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Florida law enforcement to lawmakers: Tread carefully on 'Caylee's Law'

TALLAHASSEE — Law enforcement officials warned lawmakers on Monday that well-meaning proposals created in response to the Casey Anthony trial would confuse parents about the appropriate time to wait before reporting their missing children.

The real time to report a missing child is immediately, officials said.

But one version of "Caylee's Law," sponsored by Sen. Mike Fasano, R-New Port Richey, requires caregivers to report a missing child to law enforcement within 48 hours or risk a felony charge. Similar hourly requirements are echoed in three Senate bills related to Fasano's SB 84.

"(Parents) may take that as, 'I don't need to report immediately, I can wait 48 hours,' " said Manatee County sheriff's Maj. Connie Shingledecker, chairwoman of a statewide team that reviews child abuse cases resulting in death.

By then it might be too late.

Shingledecker's concern was shared by other officials testifying before the Senate Select Committee on Protecting Florida's Children. The committee was created to analyze the need for a series of bills proposed following the death of 2-year-old Caylee Anthony.

Complaint about a time-frame aside, officials did not close the door to reform. They favored the idea of adding tougher penalties for people who lie to law enforcement in cases involving a child's death or serious bodily injury.

Casey Anthony waited 31 days to report Caylee's disappearance and was found guilty of the misdemeanor offense of providing false information to an officer. She was found not guilty of Caylee's murder.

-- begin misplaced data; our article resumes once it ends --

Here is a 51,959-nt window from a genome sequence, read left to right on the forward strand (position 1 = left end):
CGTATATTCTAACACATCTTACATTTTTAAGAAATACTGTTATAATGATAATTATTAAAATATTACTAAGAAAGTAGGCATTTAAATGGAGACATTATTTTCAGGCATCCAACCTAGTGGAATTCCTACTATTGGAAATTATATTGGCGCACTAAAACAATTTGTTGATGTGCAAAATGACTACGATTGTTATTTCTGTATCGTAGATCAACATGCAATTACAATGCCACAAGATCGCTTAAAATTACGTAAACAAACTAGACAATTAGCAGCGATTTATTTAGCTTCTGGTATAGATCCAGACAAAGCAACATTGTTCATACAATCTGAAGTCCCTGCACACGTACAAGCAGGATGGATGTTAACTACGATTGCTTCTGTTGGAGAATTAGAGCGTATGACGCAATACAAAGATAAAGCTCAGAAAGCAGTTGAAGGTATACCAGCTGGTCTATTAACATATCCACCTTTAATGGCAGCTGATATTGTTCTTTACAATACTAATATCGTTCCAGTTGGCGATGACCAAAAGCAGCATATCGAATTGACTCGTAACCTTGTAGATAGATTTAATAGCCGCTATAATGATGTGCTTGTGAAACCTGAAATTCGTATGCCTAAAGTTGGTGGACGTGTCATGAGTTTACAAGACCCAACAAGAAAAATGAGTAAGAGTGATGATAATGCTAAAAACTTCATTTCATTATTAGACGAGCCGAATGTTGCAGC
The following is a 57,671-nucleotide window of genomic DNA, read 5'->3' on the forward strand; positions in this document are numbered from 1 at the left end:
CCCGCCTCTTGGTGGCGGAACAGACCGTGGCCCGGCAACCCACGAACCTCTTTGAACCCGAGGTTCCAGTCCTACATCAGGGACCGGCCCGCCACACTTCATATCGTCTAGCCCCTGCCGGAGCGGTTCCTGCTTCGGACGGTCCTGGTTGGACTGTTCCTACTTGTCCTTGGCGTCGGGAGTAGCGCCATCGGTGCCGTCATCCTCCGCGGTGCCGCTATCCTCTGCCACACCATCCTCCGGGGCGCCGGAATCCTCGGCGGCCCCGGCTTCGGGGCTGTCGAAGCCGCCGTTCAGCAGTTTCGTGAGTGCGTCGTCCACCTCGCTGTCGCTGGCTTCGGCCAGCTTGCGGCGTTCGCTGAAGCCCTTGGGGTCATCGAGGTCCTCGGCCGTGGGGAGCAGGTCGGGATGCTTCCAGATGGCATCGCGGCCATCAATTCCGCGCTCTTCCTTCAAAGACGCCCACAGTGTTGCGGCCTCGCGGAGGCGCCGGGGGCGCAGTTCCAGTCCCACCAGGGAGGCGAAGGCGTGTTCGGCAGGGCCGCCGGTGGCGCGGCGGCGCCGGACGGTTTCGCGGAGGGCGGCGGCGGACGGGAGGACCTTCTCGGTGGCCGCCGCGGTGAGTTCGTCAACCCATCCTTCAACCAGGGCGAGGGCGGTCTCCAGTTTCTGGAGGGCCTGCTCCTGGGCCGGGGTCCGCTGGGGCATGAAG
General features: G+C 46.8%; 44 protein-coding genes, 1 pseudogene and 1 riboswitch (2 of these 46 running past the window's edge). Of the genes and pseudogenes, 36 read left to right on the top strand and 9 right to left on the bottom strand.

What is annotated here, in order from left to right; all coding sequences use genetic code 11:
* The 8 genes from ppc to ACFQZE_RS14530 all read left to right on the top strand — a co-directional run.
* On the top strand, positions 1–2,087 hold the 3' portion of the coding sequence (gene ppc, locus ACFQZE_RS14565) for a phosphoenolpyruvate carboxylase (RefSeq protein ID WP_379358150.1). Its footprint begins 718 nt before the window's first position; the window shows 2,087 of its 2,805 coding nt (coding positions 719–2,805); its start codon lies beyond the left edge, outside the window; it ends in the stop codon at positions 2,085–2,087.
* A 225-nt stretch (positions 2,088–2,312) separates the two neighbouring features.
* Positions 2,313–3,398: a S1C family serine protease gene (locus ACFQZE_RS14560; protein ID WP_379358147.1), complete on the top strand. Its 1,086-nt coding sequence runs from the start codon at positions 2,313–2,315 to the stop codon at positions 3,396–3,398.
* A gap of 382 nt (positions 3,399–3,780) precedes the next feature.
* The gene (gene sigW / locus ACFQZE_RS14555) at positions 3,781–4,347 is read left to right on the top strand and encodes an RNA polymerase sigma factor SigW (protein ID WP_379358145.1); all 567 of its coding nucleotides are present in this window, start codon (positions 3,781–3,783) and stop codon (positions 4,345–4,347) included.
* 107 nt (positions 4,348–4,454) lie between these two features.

A felony version of that law when applied to cases of children suffering serious injury or death may deter people from misleading law enforcement, Shingledecker said.

Lawmakers could also consider providing misdemeanor penalties for guardians charged with child abuse.

Pursuing child abuse as a felony in all cases may make lawmakers seem tough on crime, said the chairman of the committee, Sen. Joe Negron, R-Stuart. But it may also result in some people not being charged at all because it is too difficult to show bodily injury or malice, said Negron, who joined senators hoping not to over-react to Caylee's death with sweeping changes to child-protection law.

Law enforcement officials on Monday reminded lawmakers there was no public demand for changes to such laws before Caylee's death, and that the majority of parents act appropriately in reporting missing children, said Citrus County Sheriff Jeffrey Dawsy.

Sen. Arthenia Joyner, D-Tampa, said she did not want to send people to overcrowded prisons for giving police "run of the mill" false information.

The committee will meet one more time in October before making its recommendation to the Senate ahead of the 2012 lawmaking session. House members have filed similar bills, but those are not being vetted by a special committee.

Reach Katie Sanders at [email protected] or (850)224-7263.

Florida law enforcement to lawmakers: Tread carefully on 'Caylee's Law' 10/03/11 [Last modified: Monday, October 3, 2011 10:47pm]
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